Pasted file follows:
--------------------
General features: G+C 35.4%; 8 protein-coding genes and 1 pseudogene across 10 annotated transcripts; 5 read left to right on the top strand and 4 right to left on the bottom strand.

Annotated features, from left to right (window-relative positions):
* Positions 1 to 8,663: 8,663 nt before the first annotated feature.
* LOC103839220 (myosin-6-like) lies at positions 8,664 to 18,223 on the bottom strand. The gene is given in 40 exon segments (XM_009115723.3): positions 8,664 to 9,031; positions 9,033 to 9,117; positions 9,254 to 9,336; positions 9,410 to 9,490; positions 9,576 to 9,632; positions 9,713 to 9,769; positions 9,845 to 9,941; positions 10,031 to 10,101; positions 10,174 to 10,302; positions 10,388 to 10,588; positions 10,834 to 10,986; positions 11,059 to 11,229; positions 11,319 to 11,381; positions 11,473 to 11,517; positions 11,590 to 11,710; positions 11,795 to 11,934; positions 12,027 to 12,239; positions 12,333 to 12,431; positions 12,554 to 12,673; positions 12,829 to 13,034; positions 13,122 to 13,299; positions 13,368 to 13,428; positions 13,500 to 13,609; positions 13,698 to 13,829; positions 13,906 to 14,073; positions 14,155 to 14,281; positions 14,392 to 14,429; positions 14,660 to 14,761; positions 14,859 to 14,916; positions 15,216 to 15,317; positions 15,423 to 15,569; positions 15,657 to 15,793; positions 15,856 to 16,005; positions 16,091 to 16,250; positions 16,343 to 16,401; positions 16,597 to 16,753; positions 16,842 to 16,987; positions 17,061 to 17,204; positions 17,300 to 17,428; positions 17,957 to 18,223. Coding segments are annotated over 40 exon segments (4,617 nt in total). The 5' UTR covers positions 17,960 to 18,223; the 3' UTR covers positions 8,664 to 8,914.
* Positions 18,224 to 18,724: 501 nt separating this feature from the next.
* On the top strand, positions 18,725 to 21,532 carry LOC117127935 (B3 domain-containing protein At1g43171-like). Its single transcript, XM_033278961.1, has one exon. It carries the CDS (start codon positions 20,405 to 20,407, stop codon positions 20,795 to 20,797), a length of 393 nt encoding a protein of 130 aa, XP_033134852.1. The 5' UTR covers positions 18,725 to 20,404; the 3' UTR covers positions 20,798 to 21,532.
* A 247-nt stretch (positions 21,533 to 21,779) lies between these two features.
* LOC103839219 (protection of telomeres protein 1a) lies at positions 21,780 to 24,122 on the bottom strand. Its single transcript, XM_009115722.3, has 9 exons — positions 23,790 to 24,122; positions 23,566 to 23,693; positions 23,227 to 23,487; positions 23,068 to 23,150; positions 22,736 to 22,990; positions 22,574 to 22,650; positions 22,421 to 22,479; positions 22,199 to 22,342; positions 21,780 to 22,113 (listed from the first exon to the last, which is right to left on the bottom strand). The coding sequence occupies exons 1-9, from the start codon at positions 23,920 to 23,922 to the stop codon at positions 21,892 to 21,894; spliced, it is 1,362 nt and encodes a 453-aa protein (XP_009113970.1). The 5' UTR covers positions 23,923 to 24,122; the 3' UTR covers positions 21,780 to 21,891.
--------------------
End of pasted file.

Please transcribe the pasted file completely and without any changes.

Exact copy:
General features: G+C 35.4%; 8 protein-coding genes and 1 pseudogene across 10 annotated transcripts; 5 read left to right on the top strand and 4 right to left on the bottom strand.

Annotated features, from left to right (window-relative positions):
* Positions 1 to 8,663: 8,663 nt before the first annotated feature.
* LOC103839220 (myosin-6-like) lies at positions 8,664 to 18,223 on the bottom strand. The gene is given in 40 exon segments (XM_009115723.3): positions 8,664 to 9,031; positions 9,033 to 9,117; positions 9,254 to 9,336; positions 9,410 to 9,490; positions 9,576 to 9,632; positions 9,713 to 9,769; positions 9,845 to 9,941; positions 10,031 to 10,101; positions 10,174 to 10,302; positions 10,388 to 10,588; positions 10,834 to 10,986; positions 11,059 to 11,229; positions 11,319 to 11,381; positions 11,473 to 11,517; positions 11,590 to 11,710; positions 11,795 to 11,934; positions 12,027 to 12,239; positions 12,333 to 12,431; positions 12,554 to 12,673; positions 12,829 to 13,034; positions 13,122 to 13,299; positions 13,368 to 13,428; positions 13,500 to 13,609; positions 13,698 to 13,829; positions 13,906 to 14,073; positions 14,155 to 14,281; positions 14,392 to 14,429; positions 14,660 to 14,761; positions 14,859 to 14,916; positions 15,216 to 15,317; positions 15,423 to 15,569; positions 15,657 to 15,793; positions 15,856 to 16,005; positions 16,091 to 16,250; positions 16,343 to 16,401; positions 16,597 to 16,753; positions 16,842 to 16,987; positions 17,061 to 17,204; positions 17,300 to 17,428; positions 17,957 to 18,223. Coding segments are annotated over 40 exon segments (4,617 nt in total). The 5' UTR covers positions 17,960 to 18,223; the 3' UTR covers positions 8,664 to 8,914.
* Positions 18,224 to 18,724: 501 nt separating this feature from the next.
* On the top strand, positions 18,725 to 21,532 carry LOC117127935 (B3 domain-containing protein At1g43171-like). Its single transcript, XM_033278961.1, has one exon. It carries the CDS (start codon positions 20,405 to 20,407, stop codon positions 20,795 to 20,797), a length of 393 nt encoding a protein of 130 aa, XP_033134852.1. The 5' UTR covers positions 18,725 to 20,404; the 3' UTR covers positions 20,798 to 21,532.
* A 247-nt stretch (positions 21,533 to 21,779) lies between these two features.
* LOC103839219 (protection of telomeres protein 1a) lies at positions 21,780 to 24,122 on the bottom strand. Its single transcript, XM_009115722.3, has 9 exons — positions 23,790 to 24,122; positions 23,566 to 23,693; positions 23,227 to 23,487; positions 23,068 to 23,150; positions 22,736 to 22,990; positions 22,574 to 22,650; positions 22,421 to 22,479; positions 22,199 to 22,342; positions 21,780 to 22,113 (listed from the first exon to the last, which is right to left on the bottom strand). The coding sequence occupies exons 1-9, from the start codon at positions 23,920 to 23,922 to the stop codon at positions 21,892 to 21,894; spliced, it is 1,362 nt and encodes a 453-aa protein (XP_009113970.1). The 5' UTR covers positions 23,923 to 24,122; the 3' UTR covers positions 21,780 to 21,891.